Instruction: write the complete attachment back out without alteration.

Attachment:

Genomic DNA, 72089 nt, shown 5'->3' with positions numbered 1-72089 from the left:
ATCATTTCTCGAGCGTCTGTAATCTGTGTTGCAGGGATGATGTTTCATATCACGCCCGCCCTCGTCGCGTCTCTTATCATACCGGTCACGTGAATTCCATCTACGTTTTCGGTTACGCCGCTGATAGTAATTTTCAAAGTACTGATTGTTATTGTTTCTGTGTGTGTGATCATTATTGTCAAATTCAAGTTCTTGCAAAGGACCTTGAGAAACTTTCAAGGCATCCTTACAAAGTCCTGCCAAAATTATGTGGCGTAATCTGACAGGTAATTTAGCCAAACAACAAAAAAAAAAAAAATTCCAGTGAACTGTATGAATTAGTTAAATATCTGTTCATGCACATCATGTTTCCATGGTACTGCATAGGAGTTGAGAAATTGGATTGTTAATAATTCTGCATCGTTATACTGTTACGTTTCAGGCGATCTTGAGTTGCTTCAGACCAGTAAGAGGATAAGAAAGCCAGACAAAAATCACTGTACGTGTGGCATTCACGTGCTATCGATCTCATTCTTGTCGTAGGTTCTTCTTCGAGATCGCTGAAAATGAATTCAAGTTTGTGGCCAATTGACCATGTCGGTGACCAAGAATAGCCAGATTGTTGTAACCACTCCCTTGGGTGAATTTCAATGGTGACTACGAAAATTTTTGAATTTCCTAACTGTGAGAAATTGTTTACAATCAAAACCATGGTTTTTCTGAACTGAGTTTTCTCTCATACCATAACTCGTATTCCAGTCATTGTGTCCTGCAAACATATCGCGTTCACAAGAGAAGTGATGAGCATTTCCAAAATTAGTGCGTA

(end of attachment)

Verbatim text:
Genomic DNA, 72089 nt, shown 5'->3' with positions numbered 1-72089 from the left:
ATCATTTCTCGAGCGTCTGTAATCTGTGTTGCAGGGATGATGTTTCATATCACGCCCGCCCTCGTCGCGTCTCTTATCATACCGGTCACGTGAATTCCATCTACGTTTTCGGTTACGCCGCTGATAGTAATTTTCAAAGTACTGATTGTTATTGTTTCTGTGTGTGTGATCATTATTGTCAAATTCAAGTTCTTGCAAAGGACCTTGAGAAACTTTCAAGGCATCCTTACAAAGTCCTGCCAAAATTATGTGGCGTAATCTGACAGGTAATTTAGCCAAACAACAAAAAAAAAAAAAATTCCAGTGAACTGTATGAATTAGTTAAATATCTGTTCATGCACATCATGTTTCCATGGTACTGCATAGGAGTTGAGAAATTGGATTGTTAATAATTCTGCATCGTTATACTGTTACGTTTCAGGCGATCTTGAGTTGCTTCAGACCAGTAAGAGGATAAGAAAGCCAGACAAAAATCACTGTACGTGTGGCATTCACGTGCTATCGATCTCATTCTTGTCGTAGGTTCTTCTTCGAGATCGCTGAAAATGAATTCAAGTTTGTGGCCAATTGACCATGTCGGTGACCAAGAATAGCCAGATTGTTGTAACCACTCCCTTGGGTGAATTTCAATGGTGACTACGAAAATTTTTGAATTTCCTAACTGTGAGAAATTGTTTACAATCAAAACCATGGTTTTTCTGAACTGAGTTTTCTCTCATACCATAACTCGTATTCCAGTCATTGTGTCCTGCAAACATATCGCGTTCACAAGAGAAGTGATGAGCATTTCCAAAATTAGTGCGTA